EditorialsBy Matt Bud, Chairman, The FENG

Being successful at getting meetings with potential decision makers who don’t have a job right now, but who might make one for you after they meet you, is why networking is the most successful approach to finding a job. Frankly, this is how most business is really done at our level.

If you have only gotten interviews through ads or recruiters you are probably wondering how do those lucky dudes do it? How do they manage to get in front of the right people and sweet talk them into offering them a job?

Keep in mind that you are not a pea in a pod. You are a unique accumulation of talents acquired over a number of years. If you focus your energy at places where these talents can be applied effectively, potential decision makers should want to see you and should have the creative insight to offer you the job of your dreams. The first part of the challenge is to get in front of the right buyers.

If you contrast this part of your search to the daily barrage of job listings in the evening newsletter and all the other sources, it clearly takes a different approach to be successful.

Step one is do your research about industries and firms where your skills can best be applied. Ignore for the moment whether or not jobs are open at any of these firms. If folks compatible with your kind of thinking manage the company and if your background will make sense to these firms, you are most of the way there.

With your membership directory for The FENG at your fingertips through our Member Directory Search feature, and your target company list in hand, finding someone who knows someone shouldn’t be impossible.

Step two in getting an appointment is developing a softer approach. You are going to be in front of someone who will understand your background, and based on what you know about the company, your background will make sense to them. Trust me, they will be willing to see you because you fit.

Let me put this approach into a slightly better focus for you.

Compare the idea of buying a house with the idea of renting it for a few days. Buying a house requires a lot of detailed research. It is a really big commitment. And, it has a lot of financial downside. What if you don’t like the house? Will you be able to sell it? If you rush, you will regret this decision, BIG TIME.

On the other hand, if you are just renting this house by the week, heck, if you don’t like it after a few days you can just walk away. Even if you leave a few days rent on the table, no big deal.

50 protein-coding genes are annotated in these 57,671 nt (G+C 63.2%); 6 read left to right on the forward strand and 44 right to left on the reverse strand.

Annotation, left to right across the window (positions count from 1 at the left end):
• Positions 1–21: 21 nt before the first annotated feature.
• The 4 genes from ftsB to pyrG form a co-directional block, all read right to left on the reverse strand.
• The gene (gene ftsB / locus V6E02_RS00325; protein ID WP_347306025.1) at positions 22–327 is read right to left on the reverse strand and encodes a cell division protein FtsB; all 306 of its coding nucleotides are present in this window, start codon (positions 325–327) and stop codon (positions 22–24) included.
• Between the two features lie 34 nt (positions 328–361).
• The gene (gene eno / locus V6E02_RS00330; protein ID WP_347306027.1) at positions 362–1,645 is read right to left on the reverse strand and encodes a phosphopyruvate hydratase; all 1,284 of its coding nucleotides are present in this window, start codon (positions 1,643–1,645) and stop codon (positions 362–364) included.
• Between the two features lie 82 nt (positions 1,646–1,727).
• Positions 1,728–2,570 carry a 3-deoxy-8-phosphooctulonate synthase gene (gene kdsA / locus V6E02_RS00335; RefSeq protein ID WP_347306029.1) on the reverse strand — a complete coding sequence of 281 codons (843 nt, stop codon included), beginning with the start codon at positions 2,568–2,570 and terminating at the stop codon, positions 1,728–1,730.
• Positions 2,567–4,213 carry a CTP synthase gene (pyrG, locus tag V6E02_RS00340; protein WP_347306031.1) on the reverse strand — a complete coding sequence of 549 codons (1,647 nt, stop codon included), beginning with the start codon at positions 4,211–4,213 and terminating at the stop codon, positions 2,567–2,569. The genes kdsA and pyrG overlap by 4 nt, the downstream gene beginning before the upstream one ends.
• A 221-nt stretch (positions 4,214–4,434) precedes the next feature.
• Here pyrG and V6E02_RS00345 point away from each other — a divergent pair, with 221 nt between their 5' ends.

The key here is to getting an appointment is to make the potential decision a lot less stressful. If you are seeking an appointment about a full time job, that is an all or nothing purchase decision comparable to buying a house. If you are there, however, only to present your credentials to a potential decision maker for his or her help in applying your skills, that is a much softer decision.

If all you have been doing is trying to get appointments by presenting yourself as a buy decision, you can see why you are still not connecting. It is just too stressful to talk to someone who is only coming by to talk about full time jobs.

We all have heard various pretenses that have been used. It may seem dishonest to say that you want to come by for a few minutes to share some thoughts on their industry or firm, but it is this kind of approach that softens and removes much of the stress in setting up an appointment. The person knows you are actually coming by looking for a job, but he is always prepared to accept your explanation. It is a game of pretend in which we all engage and you should allow yourself to become comfortable with it.

What I am suggesting is find ways to soften your approach when asking for an appointment.

Presenting someone with a buy decision of the magnitude of hiring someone at our level is stressful. If you are just a little less than a full purchase decision, you will find your buyers more open to seeing you.

Here is another opportunity to share our knowledge with each other. If you have been successful in getting discussion appointments, what do you use as the explanation?

Please write to [email protected] and Leslie will publish your thoughts in the newsletter. As always, if you don’t want your name used, we will certainly try to respect that.

Regards, Matt

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